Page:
Friday, June 8, 2018

Do Cap Rates Matter?

Image Attribution:
Investors in commercial real estate - folks who rely upon the rent paid by a tenant for their livelihood - use a number of different measures in analyzing their investment.

The most common metric is a capitalization rate or cap rate. Simply stated, a cap rate is the quotient of the yearly net operating income divided by the purchase price.

If a building sports an annual net operating income - the rent minus the expenses - of $100,000 and the building is worth $2,000,000 - the resulting cap rate is 5%. Easy enough.

As you can determine from our example - if the net operating income increases - say to $120,000 - and the purchase price stays static - the cap rate also increases to 6%. However, if the net income stays the same - the purchase price decline to increase the cap rate. Therefore the value and cap rate are inverse of one another - akin to a stock dividend.

Ok. So what? Do cap rates matter? Sure, they do. But only when taken in context and in combination with other criteria such as the cost per square foot of the building, the relationship of the current rents to market rents, the viability of the tenant, the sustainability of the income, and the trends in value. In other words - a cap rate is a still photo. When combined with the features above - it cocoons into a panoramic video.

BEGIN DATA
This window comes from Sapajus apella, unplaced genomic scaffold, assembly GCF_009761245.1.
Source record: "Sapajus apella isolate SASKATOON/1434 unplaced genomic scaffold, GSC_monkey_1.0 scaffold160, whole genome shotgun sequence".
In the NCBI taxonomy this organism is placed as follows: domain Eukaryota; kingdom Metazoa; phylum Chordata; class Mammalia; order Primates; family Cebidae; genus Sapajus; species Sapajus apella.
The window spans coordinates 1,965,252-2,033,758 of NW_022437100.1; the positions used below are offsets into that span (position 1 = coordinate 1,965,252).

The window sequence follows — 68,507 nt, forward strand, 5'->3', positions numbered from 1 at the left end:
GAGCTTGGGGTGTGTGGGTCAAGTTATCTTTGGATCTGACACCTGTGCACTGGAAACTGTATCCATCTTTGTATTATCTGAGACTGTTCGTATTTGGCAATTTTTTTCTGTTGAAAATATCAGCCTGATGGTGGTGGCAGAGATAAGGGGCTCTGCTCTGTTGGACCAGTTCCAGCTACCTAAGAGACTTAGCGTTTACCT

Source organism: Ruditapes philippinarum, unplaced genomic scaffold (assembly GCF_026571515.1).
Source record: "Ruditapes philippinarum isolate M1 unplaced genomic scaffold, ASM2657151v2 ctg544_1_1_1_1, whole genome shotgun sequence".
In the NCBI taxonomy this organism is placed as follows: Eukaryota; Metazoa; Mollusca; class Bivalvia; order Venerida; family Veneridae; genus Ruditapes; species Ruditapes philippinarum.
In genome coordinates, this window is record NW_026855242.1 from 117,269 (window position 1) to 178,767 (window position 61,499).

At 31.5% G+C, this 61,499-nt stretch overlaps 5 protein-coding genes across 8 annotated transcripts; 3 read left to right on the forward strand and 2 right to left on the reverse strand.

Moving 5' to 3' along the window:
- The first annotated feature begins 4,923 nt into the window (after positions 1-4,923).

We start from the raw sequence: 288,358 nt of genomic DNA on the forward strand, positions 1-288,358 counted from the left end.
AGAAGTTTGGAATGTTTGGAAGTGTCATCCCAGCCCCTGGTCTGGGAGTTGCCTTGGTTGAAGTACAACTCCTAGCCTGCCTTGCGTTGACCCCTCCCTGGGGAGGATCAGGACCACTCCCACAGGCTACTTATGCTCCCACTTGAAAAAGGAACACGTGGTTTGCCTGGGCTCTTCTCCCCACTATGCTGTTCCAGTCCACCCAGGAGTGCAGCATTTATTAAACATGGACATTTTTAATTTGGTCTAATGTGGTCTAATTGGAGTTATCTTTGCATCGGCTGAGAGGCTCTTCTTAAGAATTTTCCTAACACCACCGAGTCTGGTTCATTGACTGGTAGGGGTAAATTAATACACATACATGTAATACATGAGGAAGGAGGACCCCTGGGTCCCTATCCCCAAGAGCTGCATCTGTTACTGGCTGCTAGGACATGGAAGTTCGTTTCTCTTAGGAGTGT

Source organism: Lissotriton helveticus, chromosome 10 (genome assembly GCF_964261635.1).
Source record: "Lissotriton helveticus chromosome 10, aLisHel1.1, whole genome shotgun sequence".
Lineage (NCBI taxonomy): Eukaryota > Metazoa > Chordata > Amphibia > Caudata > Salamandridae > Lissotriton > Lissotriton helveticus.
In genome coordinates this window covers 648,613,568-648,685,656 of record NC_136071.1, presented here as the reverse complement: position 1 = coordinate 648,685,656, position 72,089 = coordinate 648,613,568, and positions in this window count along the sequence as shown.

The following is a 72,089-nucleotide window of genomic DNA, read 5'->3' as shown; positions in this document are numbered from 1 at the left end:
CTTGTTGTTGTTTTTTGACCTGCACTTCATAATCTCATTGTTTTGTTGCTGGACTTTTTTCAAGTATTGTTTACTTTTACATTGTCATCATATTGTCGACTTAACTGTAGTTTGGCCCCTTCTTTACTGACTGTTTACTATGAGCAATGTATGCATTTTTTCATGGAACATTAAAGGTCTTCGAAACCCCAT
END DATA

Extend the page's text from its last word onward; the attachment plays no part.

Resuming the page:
Cost per square foot. If a parcel of commercial real estate is purchased below the cost to build it - replacement cost - generally a market rent will return a market cap rate. Trouble brews when the cost per square foot far exceeds the cost to produce.

Current vs market rents. Recall, our cap rate is the quotient of the net income divided by the purchase price. But if the rents are well above the current market rents - a distortion in the cap rate occurs.

Viability of the tenant. Market rents, great cap rate, decent price per square foot are all for naught if the tenant defaults. The costs to originate a new lease - downtime carry, abated rent, tenant improvements, broker commissions - are staggering.

Sustainability of the Income. A viable tenant with a multi-year lease spells an income stream that is sustainable.

Value trends. You're comfortable with the rents and their relationship to the market. But are the rent trends up or down trending? You don't want to get stuck with an overmarket rent come renewal time lest you must reduce your return.

No comments :

Post a Comment